waning gibbous moon

What makes the Moon shine?

Last Updated: December 5, 2022

The short and simple answer to this question is that the Moon shines because it reflects sunlight. The surface of the Moon is made up of a rocky material called regolith, which is a layer of loose rock and dust that covers the solid rock surface of the Moon.  

When sunlight hits the Moon, it is reflected off of the regolith and back into space, making the Moon appear bright to us on Earth.

Why does the Moon shine so brightly sometimes?

The albedo (or fractional reflectivity) of an object is a measure of how much light it reflects. The lunar albedo is typically about 12%, which means that about 12% of the sunlight that hits the Moon’s surface is reflected back into space. This is a relatively low albedo, compared to other objects in our solar system. For example, Earth’s albedo is about 30%, and Venus’ is about 75%. With such a low reflectivity score, why does the Moon appears so bright in the night sky?

Well, the Moon’s distance from Earth plays a role in its brightness. Because the Moon is only about 238,855 miles away from Earth, it appears much larger and brighter in our sky than other objects that are farther away, such as the stars.

This can be explained with “The inverse square law”, a principle that states that the intensity of a source of light or sound decreases in proportion to the square of the distance from the source. This means that If the Moon were twice as far away from us as it is now, its brightness would decrease by a factor of four, making it appear much less bright in our sky. The inverse square law explains why the brightness of the Moon, as well as other celestial objects, appears to decrease as their distance from Earth increases.

Another factor that contributes to the Moon’s brightness is the way that our eyes and brains process light. Our eyes are more sensitive to bright objects in the sky, especially when it’s nighttime and everything else is dark around us. Our brains and eyes work together automatically to adjust to make them appear even brighter.

Fun fact: it takes 1.3 seconds for the light coming from the Moon to reach Earth.

The two sides of the moon

In the above image, both sides of the Moon are fully illuminated

Why does the Moon shine differently over time?

The Moon shines differently over time because its position in relation to the Earth and the sun changes, resulting in different Moon phases. The four main phases of the Moon are the new Moon, waxing gibbous, full Moon, and waning gibbous. Each phase is characterized by the Moon’s position in relation to the Earth and the sun, and by the amount of the Moon’s visible surface that is illuminated by the sun. 

Here’s what happens during each lunar phase: 

  • During the new Moon phase, the Moon is positioned between the Earth and the sun, and its visible surface is not illuminated.
  • During the waxing gibbous phase, the Moon’s illuminated surface is increasing. 
  • During the full Moon phase, the Moon is positioned on the opposite side of the Earth from the sun, and its visible surface is fully illuminated.
  • During the waning gibbous phase, the Moon’s illuminated surface is decreasing. 

The different Moon phases affect the brightness of the Moon. For example, the full Moon phase is the brightest phase of the Moon, while the new Moon phase is the least bright.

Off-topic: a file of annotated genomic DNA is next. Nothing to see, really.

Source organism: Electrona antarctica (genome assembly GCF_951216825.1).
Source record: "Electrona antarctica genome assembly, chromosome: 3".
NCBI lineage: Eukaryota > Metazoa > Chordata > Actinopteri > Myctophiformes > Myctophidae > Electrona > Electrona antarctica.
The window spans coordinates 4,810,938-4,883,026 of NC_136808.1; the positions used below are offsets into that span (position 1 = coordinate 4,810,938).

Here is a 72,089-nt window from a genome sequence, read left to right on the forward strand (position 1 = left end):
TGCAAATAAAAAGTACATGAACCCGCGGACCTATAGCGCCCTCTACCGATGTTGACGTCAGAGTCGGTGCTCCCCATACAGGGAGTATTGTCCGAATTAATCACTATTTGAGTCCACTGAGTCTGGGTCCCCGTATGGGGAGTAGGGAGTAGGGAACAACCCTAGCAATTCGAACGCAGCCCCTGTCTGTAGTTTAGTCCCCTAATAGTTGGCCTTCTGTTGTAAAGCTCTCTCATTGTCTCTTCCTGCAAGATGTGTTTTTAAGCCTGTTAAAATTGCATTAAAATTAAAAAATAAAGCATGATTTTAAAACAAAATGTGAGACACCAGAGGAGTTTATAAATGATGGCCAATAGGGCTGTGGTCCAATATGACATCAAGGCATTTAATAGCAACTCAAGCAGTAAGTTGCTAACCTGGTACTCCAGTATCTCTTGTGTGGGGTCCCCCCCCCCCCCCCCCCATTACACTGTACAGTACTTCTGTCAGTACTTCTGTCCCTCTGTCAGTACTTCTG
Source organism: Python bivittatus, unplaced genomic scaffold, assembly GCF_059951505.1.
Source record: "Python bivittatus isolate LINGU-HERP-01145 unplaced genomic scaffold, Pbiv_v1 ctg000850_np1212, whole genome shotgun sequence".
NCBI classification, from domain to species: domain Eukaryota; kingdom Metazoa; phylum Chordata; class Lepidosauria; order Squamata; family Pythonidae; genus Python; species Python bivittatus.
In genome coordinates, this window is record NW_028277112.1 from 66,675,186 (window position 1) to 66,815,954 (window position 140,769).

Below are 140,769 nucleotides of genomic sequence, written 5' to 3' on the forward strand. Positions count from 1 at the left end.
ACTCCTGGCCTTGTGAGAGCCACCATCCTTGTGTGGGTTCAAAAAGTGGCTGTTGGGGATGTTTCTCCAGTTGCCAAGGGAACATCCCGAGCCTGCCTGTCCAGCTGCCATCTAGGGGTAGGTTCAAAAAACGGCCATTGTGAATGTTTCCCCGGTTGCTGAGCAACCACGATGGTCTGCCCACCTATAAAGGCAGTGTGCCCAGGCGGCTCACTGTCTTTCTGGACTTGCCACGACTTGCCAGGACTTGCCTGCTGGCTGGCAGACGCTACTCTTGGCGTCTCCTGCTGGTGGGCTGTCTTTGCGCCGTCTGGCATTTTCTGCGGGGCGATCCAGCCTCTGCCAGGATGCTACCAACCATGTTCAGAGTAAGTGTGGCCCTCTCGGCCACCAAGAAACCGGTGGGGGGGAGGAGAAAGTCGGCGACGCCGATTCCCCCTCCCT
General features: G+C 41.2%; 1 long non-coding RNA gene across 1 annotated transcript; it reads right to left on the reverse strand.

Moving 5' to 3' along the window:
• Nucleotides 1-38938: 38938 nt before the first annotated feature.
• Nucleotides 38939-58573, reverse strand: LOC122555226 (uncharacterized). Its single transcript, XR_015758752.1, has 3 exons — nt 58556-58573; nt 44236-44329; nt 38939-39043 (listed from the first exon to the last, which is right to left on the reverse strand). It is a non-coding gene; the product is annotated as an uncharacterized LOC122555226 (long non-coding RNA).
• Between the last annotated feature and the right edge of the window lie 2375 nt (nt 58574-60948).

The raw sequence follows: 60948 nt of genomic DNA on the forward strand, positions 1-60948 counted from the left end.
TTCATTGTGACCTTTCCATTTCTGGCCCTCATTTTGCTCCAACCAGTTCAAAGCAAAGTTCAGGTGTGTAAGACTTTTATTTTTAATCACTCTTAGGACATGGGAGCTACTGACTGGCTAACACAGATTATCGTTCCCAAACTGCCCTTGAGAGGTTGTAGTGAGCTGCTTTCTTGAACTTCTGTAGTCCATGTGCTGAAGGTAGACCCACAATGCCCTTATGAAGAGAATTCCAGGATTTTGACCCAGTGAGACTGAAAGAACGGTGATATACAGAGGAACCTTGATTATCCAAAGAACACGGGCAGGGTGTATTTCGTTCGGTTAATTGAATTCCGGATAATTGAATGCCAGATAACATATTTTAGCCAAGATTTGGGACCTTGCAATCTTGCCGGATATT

Why does the Moon seem to glow in different colours?

There are times when the Moon seems to have an orange, blue or red colored hue. This is mostly due to atmospheric conditions which interfere with the photons coming from the Moon and hitting our eyeballs. 

For example, during a lunar eclipse, the Moon passes into the shadow of the Earth, and as a result, the light from the Sun is bent, or refracted, by Earth’s atmosphere and cast onto the Moon. Because the Earth’s atmosphere scatters blue light more effectively than red light, this light is predominantly red or orange in color, which causes the Moon to appear reddish or orange during a lunar eclipse.

Why is the moonlight important?

Moonlight is important for a number of reasons. One of the most practical reasons is that it provides light at night, which can be helpful for navigation and other activities. This can be especially important in areas where there is no artificial light, such as remote wilderness areas.

During the full Moon, the glow from the Moon is so bright that it can cast shadows on the ground. As you can imagine this extra visibility must have played an important part in the survival of early humans backend thousands of years ago.

Additionally, moonlight can also affect the behavior of animals and plants. Many animals, such as nocturnal animals, rely on moonlight to help them see and hunt at night. Plants, on the other hand, may use the moonlight as a cue to help them determine when to flower or fruit.

In many cultures, the Moon glow is seen as having a special significance, and it is often associated with mythology and folklore (werewolves being one). For example, in some cultures, the Moon is seen as a symbol of femininity and fertility, while in others it is associated with magic or the supernatural.

Tom Urbain

I have been an avid stargazer for over 15 years. The night sky is a treasure trove of celestial wonders that I will never stop looking up to. From planets and galaxies to nebulae, I feel incredibly lucky to have been able to observe them with my own eyes, and I hope to help others do the same.

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